BCPS Start Security Searches of Students
SBHS Senior Daniel Adderly was sitting in humanities class, 700 building, when there was a knock at the door. About three school security guards and four policemen walked into the classroom and ordered the students to leave their bags and line up out in the hallway. While in the hallway, police told students to empty their pockets into a container and then systematically began waving each student’s drown with hand-held metal detectors. Adderley was caught with a lighter and was called out of class for a lecture. “When I sat back into the classroom my bag was still open and wasn’t even placed back where I left it,” he said.
Adderley, along with about a hundred SBHS students, were students to be put through the latest school shooting security initiative — randomized security searches.
Last year, after several weapons were found on school campuses in BCPS, the school board passed school board policy 2010, authorizing the implementation of randomized, surprise metal detector screenings at all Broward County Public Schools. The searches began in August of the 2022-2023 school year.Searches were set to begin at the beginning of the 2022-2023 school year. According to Broward County School Board member Debra A. Hixon, other school districts have used random searches to tighten security as well.
“We are not the first school district, Orange County Public Schools and Hillsborough County Public Schools also conduct random metal detection screenings as well,” said Hixon.
Broward County Public Schools Police Department Sergeant Caridad Vesco is part of a team of security specialists and local law enforcement that conductas the searches. It goes like this. Each day, before arriving at the school, the county’s district office generates a computer program that selects any three high public or middle schools and five classrooms. Then a large group of civilian personnel and law enforcement arrives at the selected school and the school administration is then notified of the three classrooms that have been selected for the search.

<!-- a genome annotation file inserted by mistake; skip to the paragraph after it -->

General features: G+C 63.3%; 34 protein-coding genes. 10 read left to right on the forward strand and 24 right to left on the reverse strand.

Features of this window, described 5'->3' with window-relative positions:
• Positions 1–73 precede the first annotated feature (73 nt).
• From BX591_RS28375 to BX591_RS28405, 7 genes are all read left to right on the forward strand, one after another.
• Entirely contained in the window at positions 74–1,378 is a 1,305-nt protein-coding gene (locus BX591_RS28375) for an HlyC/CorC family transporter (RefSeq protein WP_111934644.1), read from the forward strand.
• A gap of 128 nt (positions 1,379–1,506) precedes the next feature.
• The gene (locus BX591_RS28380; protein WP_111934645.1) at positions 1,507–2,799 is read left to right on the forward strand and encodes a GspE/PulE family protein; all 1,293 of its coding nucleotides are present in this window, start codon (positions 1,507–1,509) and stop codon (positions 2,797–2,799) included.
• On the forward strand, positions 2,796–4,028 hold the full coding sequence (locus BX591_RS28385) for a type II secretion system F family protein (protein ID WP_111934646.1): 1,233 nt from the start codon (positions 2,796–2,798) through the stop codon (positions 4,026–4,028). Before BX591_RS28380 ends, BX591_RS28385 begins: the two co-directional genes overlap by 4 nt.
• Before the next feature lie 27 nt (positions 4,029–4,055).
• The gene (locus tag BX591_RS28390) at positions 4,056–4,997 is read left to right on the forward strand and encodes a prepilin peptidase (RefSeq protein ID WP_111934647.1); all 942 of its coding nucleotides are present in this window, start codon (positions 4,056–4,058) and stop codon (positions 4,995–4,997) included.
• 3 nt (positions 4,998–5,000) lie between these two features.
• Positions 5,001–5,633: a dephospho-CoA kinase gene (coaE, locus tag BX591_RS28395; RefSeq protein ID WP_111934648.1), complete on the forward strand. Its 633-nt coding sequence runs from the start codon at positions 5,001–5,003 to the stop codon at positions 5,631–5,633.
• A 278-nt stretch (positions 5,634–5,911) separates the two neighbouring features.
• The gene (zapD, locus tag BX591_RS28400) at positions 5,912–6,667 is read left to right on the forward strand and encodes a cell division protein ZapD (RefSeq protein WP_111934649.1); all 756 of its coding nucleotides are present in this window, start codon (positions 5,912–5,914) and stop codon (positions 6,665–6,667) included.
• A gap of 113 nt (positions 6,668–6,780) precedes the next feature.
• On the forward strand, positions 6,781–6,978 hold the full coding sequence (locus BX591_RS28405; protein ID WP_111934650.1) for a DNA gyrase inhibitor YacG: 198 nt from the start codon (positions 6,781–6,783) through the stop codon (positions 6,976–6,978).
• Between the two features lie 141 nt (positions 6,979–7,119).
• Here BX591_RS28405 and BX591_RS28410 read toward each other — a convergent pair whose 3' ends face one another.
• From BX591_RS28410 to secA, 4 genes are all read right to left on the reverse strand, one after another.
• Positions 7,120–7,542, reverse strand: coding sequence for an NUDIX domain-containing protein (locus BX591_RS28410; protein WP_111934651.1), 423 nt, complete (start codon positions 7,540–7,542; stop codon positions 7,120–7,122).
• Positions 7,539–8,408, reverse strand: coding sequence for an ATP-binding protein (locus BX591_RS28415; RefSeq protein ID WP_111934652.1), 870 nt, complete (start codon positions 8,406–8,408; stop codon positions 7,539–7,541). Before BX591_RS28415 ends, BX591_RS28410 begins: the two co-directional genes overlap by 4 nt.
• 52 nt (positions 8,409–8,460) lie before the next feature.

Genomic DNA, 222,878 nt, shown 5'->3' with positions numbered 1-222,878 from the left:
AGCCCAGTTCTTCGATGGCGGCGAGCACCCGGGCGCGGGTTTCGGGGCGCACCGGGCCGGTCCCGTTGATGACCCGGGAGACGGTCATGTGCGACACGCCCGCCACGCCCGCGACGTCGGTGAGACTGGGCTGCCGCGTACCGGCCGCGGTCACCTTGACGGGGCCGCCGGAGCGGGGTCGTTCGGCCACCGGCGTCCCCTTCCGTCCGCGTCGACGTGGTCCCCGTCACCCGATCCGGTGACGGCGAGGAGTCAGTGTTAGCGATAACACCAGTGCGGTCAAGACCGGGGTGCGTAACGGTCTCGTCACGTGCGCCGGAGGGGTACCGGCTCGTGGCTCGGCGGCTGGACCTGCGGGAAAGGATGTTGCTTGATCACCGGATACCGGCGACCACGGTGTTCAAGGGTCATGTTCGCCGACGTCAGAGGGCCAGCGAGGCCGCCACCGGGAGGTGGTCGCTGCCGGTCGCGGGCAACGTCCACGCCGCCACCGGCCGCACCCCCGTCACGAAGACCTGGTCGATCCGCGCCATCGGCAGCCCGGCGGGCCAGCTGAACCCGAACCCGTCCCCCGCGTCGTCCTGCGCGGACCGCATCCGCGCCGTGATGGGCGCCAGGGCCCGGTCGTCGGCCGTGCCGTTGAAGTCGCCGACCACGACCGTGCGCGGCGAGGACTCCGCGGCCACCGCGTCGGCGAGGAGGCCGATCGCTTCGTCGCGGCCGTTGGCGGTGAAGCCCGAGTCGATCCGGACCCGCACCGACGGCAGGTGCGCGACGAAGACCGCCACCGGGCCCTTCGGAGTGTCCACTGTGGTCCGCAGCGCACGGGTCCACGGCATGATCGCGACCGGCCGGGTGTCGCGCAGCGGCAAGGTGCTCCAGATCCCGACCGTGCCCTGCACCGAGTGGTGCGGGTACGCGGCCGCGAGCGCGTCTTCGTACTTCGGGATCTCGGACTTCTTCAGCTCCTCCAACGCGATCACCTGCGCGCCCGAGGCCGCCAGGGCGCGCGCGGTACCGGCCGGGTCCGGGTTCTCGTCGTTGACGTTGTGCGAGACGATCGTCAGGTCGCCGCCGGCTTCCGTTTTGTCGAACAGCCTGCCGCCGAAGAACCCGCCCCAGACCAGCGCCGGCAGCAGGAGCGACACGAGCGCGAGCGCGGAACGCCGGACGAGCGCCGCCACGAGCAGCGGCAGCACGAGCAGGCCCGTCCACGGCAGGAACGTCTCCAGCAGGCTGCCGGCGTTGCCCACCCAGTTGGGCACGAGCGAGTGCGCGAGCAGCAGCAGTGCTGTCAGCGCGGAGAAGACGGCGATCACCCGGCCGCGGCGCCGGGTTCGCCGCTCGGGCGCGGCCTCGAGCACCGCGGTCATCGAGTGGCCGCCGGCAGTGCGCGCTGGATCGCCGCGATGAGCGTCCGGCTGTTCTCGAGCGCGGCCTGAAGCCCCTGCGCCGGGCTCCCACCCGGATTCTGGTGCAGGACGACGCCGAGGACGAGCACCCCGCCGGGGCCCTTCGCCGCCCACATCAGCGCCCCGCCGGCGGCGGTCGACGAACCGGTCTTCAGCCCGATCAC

Vesco has researched this program before it started. She says that studies didn’t show any significant change when using hand-hold metal detectors to prevent unwanted shootings on campus.
“It’s kinda too early, maybe a little too premature for us to say that they are effective,” said Sergeant Vesco. “I think only time will tell.”
This school year alone, South Broward High School has undergone four visits to 12 separate classrooms and the school could be selected again.
“To the school’s knowledge we can get searched tomorrow, weeks or months from now,” said SBHS Assistant Principal, Mr. Winburn. “We don’t really know.”
To date, a total of 135 school screenings have been conducted and 62 banned items classified as weapons have been confiscated including: airguns, tasers, pepper sprays, Chinese throwing stars, and kitchen knives. No guns have been found on any student so far. Around campus, reactions have been mixed.
SBHS AP psychology and peer counseling teacher, Jessica Acher thinks the searches are necessary because it decreases the chances of students bringing inappropriate stuff on campus.
“I think they’ve been actually really effective to people thinking about what they bring to school and [students] second guess what to put in their book bag,” said Ms. Acher.
SBHS student M.M was searched in the first round of metal detector screenings at SBHS. He thinks that the searches won’t be effective but that the school board should use walk-in metal detectors instead as a more efficient approach. He is concerned at how students will be dealt with if banned items are found.
“I was nervous during the search, but I wonder what the punishments that other students might go against if they find something on them,” said M.
One student was caught with a non-violent confiscated item.
“I know what I did was wrong,” said student. “They did what they are supposed to do and I respect that.
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